17. ^ "Three candidates for pioneering public vote are named", Western Morning News, 15 July 2009, p. 3.
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  19. ^ Allan Tudor, "Party workers backing under-fire Teign MP", Herald Express, 2 June 2009, p. 6.
  20. ^ Steve Peacock, " Voters will choose new Tory candidate", Herald Express, 10 July 2009, p. 5.
  21. ^ Olivier Vergnault, "Tories face 400 voters in first open primary", Western Morning News, 27 July 2009, p. 8.
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  23. ^ Louise Vennells, "All constituents can select new Tory candidate", Western Morning News, 25 July 2009, p. 11.
  24. ^ Matthew Parris, "It's queer, this letter from Coutts", The Times, 30 July 2009, p. 22; "I am proud to have joined the Totnes Tories in a pioneering political evening", The Spectator, 1 August 2009.
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  26. ^ "'I won't be a part-time MP' vows GP running for election", Western Morning News, 10 March 2010, p. 8.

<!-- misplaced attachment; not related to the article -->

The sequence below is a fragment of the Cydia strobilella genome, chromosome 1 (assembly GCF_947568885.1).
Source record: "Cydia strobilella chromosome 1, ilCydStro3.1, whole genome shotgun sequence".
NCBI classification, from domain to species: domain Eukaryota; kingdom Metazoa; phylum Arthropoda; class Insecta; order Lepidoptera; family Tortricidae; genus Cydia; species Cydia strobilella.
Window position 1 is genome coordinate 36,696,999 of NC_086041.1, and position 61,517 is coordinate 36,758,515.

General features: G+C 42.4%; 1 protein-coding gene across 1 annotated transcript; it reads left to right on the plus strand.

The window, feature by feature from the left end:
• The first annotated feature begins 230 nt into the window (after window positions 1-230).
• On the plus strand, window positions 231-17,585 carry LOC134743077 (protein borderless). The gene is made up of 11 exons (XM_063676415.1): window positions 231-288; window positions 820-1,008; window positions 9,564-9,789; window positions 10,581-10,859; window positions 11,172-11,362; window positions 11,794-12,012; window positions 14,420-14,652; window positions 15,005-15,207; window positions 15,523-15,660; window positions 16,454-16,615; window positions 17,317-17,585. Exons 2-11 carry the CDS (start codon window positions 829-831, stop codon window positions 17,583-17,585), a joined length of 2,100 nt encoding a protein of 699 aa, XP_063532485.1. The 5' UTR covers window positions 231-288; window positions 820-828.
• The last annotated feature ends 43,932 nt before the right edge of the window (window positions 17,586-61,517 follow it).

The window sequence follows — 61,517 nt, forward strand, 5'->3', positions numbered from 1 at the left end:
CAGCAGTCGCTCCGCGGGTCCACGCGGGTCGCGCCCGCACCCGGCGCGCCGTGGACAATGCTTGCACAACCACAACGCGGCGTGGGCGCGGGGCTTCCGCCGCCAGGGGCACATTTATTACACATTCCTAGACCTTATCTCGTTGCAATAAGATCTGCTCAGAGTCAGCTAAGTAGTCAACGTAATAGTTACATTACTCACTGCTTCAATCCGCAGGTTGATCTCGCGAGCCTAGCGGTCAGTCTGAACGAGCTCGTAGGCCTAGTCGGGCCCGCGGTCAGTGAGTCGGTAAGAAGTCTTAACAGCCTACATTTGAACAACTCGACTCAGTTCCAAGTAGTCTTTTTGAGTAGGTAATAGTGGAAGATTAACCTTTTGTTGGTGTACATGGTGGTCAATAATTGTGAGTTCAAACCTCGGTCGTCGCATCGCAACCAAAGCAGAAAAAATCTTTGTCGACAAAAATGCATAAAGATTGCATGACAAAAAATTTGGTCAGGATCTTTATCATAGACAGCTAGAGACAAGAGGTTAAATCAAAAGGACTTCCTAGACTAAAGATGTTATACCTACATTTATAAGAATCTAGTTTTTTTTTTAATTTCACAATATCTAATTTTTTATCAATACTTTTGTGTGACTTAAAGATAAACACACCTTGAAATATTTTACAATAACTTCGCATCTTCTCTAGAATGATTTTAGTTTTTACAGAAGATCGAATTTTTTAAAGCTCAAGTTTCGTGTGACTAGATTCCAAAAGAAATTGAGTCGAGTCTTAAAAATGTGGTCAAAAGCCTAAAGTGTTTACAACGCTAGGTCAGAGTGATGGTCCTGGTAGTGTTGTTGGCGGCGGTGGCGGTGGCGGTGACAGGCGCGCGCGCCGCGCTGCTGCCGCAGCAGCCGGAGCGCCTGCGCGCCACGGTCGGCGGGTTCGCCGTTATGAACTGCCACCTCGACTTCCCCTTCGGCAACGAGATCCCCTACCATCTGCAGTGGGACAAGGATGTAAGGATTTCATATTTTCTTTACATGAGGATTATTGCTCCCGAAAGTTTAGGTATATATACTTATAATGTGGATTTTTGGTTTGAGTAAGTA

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  28. ^ "Election Diary", Western Morning News, 19 April 2010, p. 6.
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  38. ^ Francis Elliott, "Tory women MPs attack rape suspect anonymity plan", The Times, 9 July 2010, p. 8.
  39. ^ Rebecca Smith, Robert Winnett, "EU law harming doctors' training", The Daily Telegraph, 8 September 2010, p. 1.
  40. ^ Owen Bowcott, "Countryside Alliance outfoxed by new generation of Tory MPs", The Guardian, 29 October 2010, p. 20.
  41. ^ Division 109. Hansard, HC 6ser vol 517 col 855.
  42. ^ Division 114. Hansard, HC 6ser vol 518 col 323.
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  45. ^ Wollaston, Sarah (28 September 2007). "Dying patients should be exempt from social care charges". The Guardian. Retrieved 7 March 2014. 
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  47. ^ "Winning candidates for select committee Chairs announced". UK Parliament. 18 June 2015. Retrieved 19 June 2015.